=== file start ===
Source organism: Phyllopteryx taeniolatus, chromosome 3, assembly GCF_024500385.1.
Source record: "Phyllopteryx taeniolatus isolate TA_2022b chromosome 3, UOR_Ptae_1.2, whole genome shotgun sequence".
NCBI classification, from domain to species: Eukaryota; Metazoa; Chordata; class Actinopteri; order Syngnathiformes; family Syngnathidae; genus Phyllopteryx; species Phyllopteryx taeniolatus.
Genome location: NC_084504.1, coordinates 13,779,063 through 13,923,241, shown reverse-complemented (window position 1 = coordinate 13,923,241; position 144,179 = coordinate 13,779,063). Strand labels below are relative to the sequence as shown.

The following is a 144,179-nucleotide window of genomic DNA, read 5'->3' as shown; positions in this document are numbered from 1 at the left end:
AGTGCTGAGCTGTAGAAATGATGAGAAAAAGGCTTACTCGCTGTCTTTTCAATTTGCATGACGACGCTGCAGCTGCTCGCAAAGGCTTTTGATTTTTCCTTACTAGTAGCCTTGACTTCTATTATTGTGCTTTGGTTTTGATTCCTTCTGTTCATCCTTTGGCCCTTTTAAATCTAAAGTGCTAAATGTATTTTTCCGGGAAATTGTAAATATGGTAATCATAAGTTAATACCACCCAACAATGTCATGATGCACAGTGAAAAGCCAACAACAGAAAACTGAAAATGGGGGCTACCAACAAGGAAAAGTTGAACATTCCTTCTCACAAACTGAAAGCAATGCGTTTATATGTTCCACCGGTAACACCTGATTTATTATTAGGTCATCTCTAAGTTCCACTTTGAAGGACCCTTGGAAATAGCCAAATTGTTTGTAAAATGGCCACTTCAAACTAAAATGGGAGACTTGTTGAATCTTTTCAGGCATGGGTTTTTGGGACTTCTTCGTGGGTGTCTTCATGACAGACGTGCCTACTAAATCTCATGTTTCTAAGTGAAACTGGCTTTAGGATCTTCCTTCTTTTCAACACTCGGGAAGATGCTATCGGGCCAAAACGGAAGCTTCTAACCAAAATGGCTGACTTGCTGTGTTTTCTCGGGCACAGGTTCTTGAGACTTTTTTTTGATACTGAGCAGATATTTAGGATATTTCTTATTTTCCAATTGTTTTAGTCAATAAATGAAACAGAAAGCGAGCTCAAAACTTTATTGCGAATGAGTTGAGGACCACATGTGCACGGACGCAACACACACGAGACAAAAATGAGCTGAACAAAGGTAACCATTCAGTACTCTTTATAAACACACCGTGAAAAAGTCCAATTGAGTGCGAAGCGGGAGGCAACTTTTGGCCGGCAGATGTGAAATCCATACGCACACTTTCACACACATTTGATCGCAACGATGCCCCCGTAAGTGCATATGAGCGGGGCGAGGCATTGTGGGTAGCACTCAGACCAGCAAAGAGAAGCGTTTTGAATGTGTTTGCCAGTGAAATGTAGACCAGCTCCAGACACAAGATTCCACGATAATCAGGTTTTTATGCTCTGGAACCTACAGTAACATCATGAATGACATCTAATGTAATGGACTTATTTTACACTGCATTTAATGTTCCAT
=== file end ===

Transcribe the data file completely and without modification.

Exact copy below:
Source organism: Phyllopteryx taeniolatus, chromosome 3, assembly GCF_024500385.1.
Source record: "Phyllopteryx taeniolatus isolate TA_2022b chromosome 3, UOR_Ptae_1.2, whole genome shotgun sequence".
NCBI classification, from domain to species: Eukaryota; Metazoa; Chordata; class Actinopteri; order Syngnathiformes; family Syngnathidae; genus Phyllopteryx; species Phyllopteryx taeniolatus.
Genome location: NC_084504.1, coordinates 13,779,063 through 13,923,241, shown reverse-complemented (window position 1 = coordinate 13,923,241; position 144,179 = coordinate 13,779,063). Strand labels below are relative to the sequence as shown.

The following is a 144,179-nucleotide window of genomic DNA, read 5'->3' as shown; positions in this document are numbered from 1 at the left end:
AGTGCTGAGCTGTAGAAATGATGAGAAAAAGGCTTACTCGCTGTCTTTTCAATTTGCATGACGACGCTGCAGCTGCTCGCAAAGGCTTTTGATTTTTCCTTACTAGTAGCCTTGACTTCTATTATTGTGCTTTGGTTTTGATTCCTTCTGTTCATCCTTTGGCCCTTTTAAATCTAAAGTGCTAAATGTATTTTTCCGGGAAATTGTAAATATGGTAATCATAAGTTAATACCACCCAACAATGTCATGATGCACAGTGAAAAGCCAACAACAGAAAACTGAAAATGGGGGCTACCAACAAGGAAAAGTTGAACATTCCTTCTCACAAACTGAAAGCAATGCGTTTATATGTTCCACCGGTAACACCTGATTTATTATTAGGTCATCTCTAAGTTCCACTTTGAAGGACCCTTGGAAATAGCCAAATTGTTTGTAAAATGGCCACTTCAAACTAAAATGGGAGACTTGTTGAATCTTTTCAGGCATGGGTTTTTGGGACTTCTTCGTGGGTGTCTTCATGACAGACGTGCCTACTAAATCTCATGTTTCTAAGTGAAACTGGCTTTAGGATCTTCCTTCTTTTCAACACTCGGGAAGATGCTATCGGGCCAAAACGGAAGCTTCTAACCAAAATGGCTGACTTGCTGTGTTTTCTCGGGCACAGGTTCTTGAGACTTTTTTTTGATACTGAGCAGATATTTAGGATATTTCTTATTTTCCAATTGTTTTAGTCAATAAATGAAACAGAAAGCGAGCTCAAAACTTTATTGCGAATGAGTTGAGGACCACATGTGCACGGACGCAACACACACGAGACAAAAATGAGCTGAACAAAGGTAACCATTCAGTACTCTTTATAAACACACCGTGAAAAAGTCCAATTGAGTGCGAAGCGGGAGGCAACTTTTGGCCGGCAGATGTGAAATCCATACGCACACTTTCACACACATTTGATCGCAACGATGCCCCCGTAAGTGCATATGAGCGGGGCGAGGCATTGTGGGTAGCACTCAGACCAGCAAAGAGAAGCGTTTTGAATGTGTTTGCCAGTGAAATGTAGACCAGCTCCAGACACAAGATTCCACGATAATCAGGTTTTTATGCTCTGGAACCTACAGTAACATCATGAATGACATCTAATGTAATGGACTTATTTTACACTGCATTTAATGTTCCAT